After Cleo is horrifically bullied, instead of calling her parents, the principal has Jessica escort Cleo home from school in a taxi—resenting that she’s been asked to look after Cleo, Jessica has the taxi go through the McDonald’s drive thru and then drop them off at a park instead of taking Cleo straight home.
The violence is shockingly casual. Jessica lobs a rock at a former friend, hitting her in the head and knocking her out. Since the former friend is a lizard person and is chasing Cleo, this is arguably warranted, but Jessica hardly thinks twice about it. She responds violently to many situations, such as breaking the teacher’s finger. Bullies physically attack kids and threaten death. And this isn’t even getting into the Lightmasters test and the whole battle against evil. That said, the final battle is pretty non-violent—Jessica uses her mind to banish Sartan, the villain. It happens rather abruptly.
Jessica’s friend Hank has hemophilia and he dies as a teenager. This loss drives her to accept her role as a Lightmaster. The reader doesn’t get to know Hank very well—his primary role is to die and give Jessica the push she needs to step up. He does return briefly after death to talk with her and encourage her to be a Lightmaster.
Jessica is still reeling from the violent death of her parents due to a drunk driver, although the resulting lawsuit has left her a multi-millionaire once she turns 18.
Injured and frightened, unwilling to accept her quickly changing world, Jessica runs away. She goes into a room she wasn’t supposed to in her grandparents’ house and takes money she finds there; then she catches a train to New York City. There she passes out from her wound and is taken in by two strangers. They take care of her and then put her on a train so she can continue her solo trip to Georgia. This means she’s there when Hank dies. Her grandparents show up magically in Georgia, mildly disappointed that she disobeyed them. They seem remarkably laid back about a 13 year old taking off like that.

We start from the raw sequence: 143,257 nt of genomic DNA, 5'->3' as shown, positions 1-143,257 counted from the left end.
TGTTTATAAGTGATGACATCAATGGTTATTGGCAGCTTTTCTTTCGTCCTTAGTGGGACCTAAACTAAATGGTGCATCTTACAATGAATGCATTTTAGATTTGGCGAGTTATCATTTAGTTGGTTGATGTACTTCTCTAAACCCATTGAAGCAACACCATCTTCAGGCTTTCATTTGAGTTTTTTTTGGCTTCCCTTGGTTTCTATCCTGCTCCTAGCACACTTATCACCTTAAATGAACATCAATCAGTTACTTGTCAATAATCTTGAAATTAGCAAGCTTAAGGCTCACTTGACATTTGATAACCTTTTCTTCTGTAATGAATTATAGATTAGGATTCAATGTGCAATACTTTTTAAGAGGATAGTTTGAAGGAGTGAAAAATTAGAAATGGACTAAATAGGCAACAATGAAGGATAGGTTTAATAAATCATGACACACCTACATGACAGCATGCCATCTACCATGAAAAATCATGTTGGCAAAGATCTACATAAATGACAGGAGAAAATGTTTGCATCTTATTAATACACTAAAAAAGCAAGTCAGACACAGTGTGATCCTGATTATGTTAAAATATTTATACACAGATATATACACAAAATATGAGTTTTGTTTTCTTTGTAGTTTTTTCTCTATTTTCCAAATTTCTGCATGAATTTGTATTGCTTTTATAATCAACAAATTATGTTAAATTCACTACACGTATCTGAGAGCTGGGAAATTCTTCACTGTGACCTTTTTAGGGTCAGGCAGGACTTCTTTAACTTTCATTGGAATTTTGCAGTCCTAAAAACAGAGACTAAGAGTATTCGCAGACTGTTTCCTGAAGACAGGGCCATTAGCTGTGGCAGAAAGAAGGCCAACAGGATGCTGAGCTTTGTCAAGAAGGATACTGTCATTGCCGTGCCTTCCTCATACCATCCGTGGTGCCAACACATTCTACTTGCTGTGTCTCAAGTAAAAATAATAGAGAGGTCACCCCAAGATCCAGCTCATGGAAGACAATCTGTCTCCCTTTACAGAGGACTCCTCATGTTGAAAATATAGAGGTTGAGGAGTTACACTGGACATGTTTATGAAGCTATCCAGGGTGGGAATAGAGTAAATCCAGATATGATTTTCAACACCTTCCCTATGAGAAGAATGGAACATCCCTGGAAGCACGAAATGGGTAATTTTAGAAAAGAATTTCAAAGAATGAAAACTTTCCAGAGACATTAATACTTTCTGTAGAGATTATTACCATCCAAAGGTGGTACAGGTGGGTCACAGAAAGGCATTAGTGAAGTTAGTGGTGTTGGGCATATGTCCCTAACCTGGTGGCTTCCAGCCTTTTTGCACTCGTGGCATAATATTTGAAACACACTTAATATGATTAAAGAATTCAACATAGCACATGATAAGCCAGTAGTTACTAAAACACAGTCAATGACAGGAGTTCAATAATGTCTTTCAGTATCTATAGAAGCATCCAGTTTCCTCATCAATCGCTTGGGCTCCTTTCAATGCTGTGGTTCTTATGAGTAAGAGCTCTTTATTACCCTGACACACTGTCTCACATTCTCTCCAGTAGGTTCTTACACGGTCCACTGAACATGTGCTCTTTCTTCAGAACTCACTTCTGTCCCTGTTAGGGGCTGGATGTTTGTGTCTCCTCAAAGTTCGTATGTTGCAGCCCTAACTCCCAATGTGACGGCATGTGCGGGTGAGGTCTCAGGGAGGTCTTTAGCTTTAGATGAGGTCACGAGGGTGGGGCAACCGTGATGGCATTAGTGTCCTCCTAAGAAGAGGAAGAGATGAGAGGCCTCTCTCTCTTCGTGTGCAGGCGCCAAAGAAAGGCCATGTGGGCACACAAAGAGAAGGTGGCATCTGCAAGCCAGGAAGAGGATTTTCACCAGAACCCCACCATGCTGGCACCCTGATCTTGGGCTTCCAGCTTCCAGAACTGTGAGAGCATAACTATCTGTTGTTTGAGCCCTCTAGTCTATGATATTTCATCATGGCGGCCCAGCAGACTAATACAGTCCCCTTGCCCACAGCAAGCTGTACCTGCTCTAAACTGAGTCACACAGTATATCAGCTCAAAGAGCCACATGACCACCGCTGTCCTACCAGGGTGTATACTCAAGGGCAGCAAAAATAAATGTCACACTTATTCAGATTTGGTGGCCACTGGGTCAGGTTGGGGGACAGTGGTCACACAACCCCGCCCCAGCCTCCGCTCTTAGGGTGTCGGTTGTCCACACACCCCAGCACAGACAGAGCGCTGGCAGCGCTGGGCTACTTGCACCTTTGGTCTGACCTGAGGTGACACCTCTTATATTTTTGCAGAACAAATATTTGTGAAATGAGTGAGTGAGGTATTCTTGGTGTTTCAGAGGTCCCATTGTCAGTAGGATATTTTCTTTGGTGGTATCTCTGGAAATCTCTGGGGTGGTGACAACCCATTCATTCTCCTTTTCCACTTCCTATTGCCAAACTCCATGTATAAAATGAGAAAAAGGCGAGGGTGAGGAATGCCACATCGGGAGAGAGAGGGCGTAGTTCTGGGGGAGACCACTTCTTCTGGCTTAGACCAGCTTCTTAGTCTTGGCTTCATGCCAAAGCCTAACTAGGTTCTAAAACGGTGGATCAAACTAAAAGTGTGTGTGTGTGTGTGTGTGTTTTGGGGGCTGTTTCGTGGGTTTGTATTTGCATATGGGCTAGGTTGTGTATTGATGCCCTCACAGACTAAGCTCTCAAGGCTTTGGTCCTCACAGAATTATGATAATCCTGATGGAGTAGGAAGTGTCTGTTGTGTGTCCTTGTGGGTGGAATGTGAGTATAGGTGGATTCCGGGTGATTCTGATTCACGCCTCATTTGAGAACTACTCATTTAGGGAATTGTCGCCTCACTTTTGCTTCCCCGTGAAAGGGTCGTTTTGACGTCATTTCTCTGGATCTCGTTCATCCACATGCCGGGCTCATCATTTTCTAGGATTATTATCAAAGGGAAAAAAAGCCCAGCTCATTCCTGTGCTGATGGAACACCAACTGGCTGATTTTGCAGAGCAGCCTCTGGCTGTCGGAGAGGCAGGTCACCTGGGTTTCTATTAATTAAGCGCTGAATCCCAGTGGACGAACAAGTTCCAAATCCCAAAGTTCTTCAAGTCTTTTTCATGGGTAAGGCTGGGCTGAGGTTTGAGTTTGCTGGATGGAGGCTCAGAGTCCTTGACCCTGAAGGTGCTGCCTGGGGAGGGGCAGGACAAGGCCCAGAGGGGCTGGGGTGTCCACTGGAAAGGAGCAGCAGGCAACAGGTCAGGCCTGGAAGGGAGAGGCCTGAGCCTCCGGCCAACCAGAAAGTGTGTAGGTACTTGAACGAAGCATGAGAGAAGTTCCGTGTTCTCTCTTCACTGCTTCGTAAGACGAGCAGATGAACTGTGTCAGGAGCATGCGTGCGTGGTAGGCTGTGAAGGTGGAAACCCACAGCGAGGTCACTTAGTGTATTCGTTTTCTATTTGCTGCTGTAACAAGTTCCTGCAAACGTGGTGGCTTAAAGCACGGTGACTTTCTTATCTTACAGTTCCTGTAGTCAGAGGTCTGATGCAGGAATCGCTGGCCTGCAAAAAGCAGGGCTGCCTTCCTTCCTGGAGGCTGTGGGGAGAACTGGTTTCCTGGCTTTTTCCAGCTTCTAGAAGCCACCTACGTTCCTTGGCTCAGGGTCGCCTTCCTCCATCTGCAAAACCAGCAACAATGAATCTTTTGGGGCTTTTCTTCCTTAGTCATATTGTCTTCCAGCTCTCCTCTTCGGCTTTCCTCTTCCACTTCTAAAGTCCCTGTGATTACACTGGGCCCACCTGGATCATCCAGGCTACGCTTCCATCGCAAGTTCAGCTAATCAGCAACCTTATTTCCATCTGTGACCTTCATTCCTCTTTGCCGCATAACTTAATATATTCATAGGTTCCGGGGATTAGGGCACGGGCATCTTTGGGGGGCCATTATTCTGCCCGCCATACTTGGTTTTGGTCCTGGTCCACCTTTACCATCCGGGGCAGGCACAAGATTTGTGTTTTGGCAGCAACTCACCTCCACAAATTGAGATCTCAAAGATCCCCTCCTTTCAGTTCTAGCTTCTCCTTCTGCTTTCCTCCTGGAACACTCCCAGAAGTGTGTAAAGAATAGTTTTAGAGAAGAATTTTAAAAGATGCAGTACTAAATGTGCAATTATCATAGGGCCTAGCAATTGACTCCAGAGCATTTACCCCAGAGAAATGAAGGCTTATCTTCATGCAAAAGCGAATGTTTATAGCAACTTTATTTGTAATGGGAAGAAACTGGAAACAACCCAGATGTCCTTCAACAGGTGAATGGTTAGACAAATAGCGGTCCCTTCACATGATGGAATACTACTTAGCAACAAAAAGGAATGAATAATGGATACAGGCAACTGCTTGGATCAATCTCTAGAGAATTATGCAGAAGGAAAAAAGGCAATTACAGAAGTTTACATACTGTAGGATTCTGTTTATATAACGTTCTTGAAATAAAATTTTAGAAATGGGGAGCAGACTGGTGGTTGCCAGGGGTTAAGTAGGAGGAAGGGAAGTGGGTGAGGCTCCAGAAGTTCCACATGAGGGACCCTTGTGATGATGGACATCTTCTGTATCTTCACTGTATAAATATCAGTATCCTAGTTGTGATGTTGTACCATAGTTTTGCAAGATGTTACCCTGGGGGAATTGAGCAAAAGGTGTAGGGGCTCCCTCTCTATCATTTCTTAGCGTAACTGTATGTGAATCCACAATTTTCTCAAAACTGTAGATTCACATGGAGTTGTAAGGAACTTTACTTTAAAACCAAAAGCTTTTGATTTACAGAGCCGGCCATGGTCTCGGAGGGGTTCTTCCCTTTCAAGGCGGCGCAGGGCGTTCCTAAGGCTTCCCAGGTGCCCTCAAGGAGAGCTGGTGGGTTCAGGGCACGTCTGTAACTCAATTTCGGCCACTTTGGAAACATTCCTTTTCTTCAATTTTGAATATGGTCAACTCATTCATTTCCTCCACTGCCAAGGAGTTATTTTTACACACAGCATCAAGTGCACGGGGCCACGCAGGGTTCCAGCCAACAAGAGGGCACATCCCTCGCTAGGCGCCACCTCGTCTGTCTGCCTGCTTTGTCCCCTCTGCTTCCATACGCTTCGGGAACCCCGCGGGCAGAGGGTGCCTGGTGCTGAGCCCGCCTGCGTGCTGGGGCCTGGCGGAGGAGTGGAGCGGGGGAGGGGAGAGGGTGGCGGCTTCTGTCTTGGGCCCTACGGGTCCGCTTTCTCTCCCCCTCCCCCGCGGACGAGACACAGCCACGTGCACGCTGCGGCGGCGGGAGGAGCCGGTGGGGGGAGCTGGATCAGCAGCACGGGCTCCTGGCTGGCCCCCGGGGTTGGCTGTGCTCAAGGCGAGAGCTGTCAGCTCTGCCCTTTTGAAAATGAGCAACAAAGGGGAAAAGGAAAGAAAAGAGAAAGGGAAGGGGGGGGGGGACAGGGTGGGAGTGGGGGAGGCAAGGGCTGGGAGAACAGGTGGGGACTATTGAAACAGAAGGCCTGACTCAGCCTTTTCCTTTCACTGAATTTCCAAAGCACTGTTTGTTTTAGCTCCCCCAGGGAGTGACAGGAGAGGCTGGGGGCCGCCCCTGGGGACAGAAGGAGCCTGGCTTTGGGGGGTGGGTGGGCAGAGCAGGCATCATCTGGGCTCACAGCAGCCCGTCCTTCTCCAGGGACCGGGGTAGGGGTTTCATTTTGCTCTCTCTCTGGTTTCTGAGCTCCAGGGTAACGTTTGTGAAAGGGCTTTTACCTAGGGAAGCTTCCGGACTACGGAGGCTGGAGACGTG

Love and Inner Strength
The way to overcome the darkness in the world is to use love, even against those who hurt you. Jessica knows this will be tough, but she seems prepared to try it. She uses positive thoughts and emotions to banish Sartan.
Kids who are dealing with bullying might find this book to be a bit much—Jessica, Libby, and Cleo put up with some awful bullying, and they don’t get a lot of support even from their friends. I hope that most kids will find shocking the violence, bullying, and insults that are accepted as normal in her world. Jessica’s world is pretty dark, even if Lightmasters are supposed to fight against that. This book mostly sets up how bleak and unwelcoming the world is. A sequel is in the works, and I hope that future books will expand on the promise of making the world a safer and more loving place.
Maybe it’s because I used to teach 13 year olds, but a school where teachers insult kids and kids in return scream at teachers, walk out of classrooms, and physically attack them was horrific to me. Our heroine is an unrepentant part of this culture, and it bothered me. Yes, by the end she’s stepping up to play her role in making the world a better place and she’s learning to get along with her grandparents, but she still seems to think that pranking Jack and attacking a teacher were acceptable ways to behave.
This book is suitable for older readers (I’d say thirteen and up) who will hopefully see humor in Jessica’s extreme situations and reactions. Perhaps as the mom of younger readers, I’m reading this too seriously. Overall, the world is creative and obviously holds many more stories. I’ll be interested to see where the series goes as Jessica embraces her role and hopefully starts making her world a bit lighter than it is in this book.
Disclaimer: The author provided me with a copy of the book in exchange for a fair and honest review. M.G. Wells is also a guest reviewer for Reads 4 Tweens.
LightMasters: Number 13 by M.G. Wells
Published in 2010 by M.G. Wells
Read a hardcopy supplied to me by the author